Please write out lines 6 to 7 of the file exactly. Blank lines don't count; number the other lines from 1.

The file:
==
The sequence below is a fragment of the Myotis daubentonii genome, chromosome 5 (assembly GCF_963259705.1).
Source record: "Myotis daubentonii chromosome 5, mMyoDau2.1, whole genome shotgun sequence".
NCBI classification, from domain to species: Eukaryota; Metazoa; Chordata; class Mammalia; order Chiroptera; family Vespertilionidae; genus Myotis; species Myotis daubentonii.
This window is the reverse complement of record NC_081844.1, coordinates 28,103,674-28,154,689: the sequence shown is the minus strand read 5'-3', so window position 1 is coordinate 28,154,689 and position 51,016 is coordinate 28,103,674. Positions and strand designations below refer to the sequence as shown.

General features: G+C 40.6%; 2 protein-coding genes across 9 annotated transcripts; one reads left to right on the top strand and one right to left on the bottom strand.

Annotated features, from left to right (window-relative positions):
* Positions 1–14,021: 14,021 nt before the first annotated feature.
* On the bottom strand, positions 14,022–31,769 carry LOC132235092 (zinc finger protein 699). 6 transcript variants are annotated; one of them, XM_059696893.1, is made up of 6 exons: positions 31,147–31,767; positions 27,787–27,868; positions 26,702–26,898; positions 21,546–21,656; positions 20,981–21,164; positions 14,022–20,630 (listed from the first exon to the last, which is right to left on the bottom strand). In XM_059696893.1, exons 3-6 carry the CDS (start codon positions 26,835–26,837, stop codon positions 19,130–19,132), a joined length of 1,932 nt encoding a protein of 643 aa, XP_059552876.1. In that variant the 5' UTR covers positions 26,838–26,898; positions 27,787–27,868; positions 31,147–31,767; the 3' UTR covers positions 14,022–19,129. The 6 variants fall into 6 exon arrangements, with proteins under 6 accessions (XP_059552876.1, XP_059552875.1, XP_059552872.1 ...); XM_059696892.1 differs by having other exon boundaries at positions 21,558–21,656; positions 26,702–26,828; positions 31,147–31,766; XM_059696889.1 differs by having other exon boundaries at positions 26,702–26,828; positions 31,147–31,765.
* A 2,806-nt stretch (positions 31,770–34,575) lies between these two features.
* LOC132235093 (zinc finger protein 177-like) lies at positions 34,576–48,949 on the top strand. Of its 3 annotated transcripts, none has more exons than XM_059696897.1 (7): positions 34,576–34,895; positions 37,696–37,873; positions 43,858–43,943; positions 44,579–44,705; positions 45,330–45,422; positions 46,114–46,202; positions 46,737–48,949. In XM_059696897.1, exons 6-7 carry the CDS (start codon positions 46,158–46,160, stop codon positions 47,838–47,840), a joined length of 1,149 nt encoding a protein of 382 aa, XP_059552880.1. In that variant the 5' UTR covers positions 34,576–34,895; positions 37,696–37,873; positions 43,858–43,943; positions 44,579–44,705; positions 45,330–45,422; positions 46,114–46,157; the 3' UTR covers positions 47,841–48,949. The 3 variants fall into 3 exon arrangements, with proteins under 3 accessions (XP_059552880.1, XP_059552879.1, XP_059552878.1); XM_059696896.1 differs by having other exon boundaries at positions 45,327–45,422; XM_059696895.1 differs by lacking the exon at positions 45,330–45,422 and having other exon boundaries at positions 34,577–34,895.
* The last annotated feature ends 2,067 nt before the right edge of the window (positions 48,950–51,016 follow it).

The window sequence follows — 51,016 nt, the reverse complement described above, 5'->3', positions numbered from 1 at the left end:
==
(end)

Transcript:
Annotated features, from left to right (window-relative positions):
* Positions 1–14,021: 14,021 nt before the first annotated feature.